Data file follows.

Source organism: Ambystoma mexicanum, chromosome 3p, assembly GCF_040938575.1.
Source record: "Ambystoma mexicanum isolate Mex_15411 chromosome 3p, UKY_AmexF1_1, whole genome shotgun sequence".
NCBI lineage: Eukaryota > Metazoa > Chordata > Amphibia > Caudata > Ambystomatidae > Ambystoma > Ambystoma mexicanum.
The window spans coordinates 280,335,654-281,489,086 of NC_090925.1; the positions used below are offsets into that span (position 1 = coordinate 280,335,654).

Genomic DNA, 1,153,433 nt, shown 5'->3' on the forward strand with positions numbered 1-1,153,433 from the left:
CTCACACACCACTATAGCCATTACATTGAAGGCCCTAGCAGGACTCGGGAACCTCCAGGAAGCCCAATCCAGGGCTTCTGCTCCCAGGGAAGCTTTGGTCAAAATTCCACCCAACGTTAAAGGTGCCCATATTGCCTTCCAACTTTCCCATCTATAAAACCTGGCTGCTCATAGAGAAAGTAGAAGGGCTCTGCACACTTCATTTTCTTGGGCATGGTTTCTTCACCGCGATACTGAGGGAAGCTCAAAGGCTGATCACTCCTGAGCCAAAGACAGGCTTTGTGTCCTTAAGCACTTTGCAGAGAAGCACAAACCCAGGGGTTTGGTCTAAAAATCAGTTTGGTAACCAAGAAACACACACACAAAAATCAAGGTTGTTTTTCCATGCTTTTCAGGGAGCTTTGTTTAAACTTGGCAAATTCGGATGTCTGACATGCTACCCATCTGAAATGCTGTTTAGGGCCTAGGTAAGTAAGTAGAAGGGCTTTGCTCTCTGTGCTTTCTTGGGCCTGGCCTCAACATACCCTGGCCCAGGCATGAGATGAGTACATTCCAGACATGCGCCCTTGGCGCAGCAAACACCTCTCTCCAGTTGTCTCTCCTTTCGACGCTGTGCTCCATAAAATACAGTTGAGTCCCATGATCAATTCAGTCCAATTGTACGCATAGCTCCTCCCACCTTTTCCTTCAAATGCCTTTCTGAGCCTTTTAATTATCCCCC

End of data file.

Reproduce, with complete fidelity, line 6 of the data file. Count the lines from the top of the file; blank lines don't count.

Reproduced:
CTCACACACCACTATAGCCATTACATTGAAGGCCCTAGCAGGACTCGGGAACCTCCAGGAAGCCCAATCCAGGGCTTCTGCTCCCAGGGAAGCTTTGGTCAAAATTCCACCCAACGTTAAAGGTGCCCATATTGCCTTCCAACTTTCCCATCTATAAAACCTGGCTGCTCATAGAGAAAGTAGAAGGGCTCTGCACACTTCATTTTCTTGGGCATGGTTTCTTCACCGCGATACTGAGGGAAGCTCAAAGGCTGATCACTCCTGAGCCAAAGACAGGCTTTGTGTCCTTAAGCACTTTGCAGAGAAGCACAAACCCAGGGGTTTGGTCTAAAAATCAGTTTGGTAACCAAGAAACACACACACAAAAATCAAGGTTGTTTTTCCATGCTTTTCAGGGAGCTTTGTTTAAACTTGGCAAATTCGGATGTCTGACATGCTACCCATCTGAAATGCTGTTTAGGGCCTAGGTAAGTAAGTAGAAGGGCTTTGCTCTCTGTGCTTTCTTGGGCCTGGCCTCAACATACCCTGGCCCAGGCATGAGATGAGTACATTCCAGACATGCGCCCTTGGCGCAGCAAACACCTCTCTCCAGTTGTCTCTCCTTTCGACGCTGTGCTCCATAAAATACAGTTGAGTCCCATGATCAATTCAGTCCAATTGTACGCATAGCTCCTCCCACCTTTTCCTTCAAATGCCTTTCTGAGCCTTTTAATTATCCCCC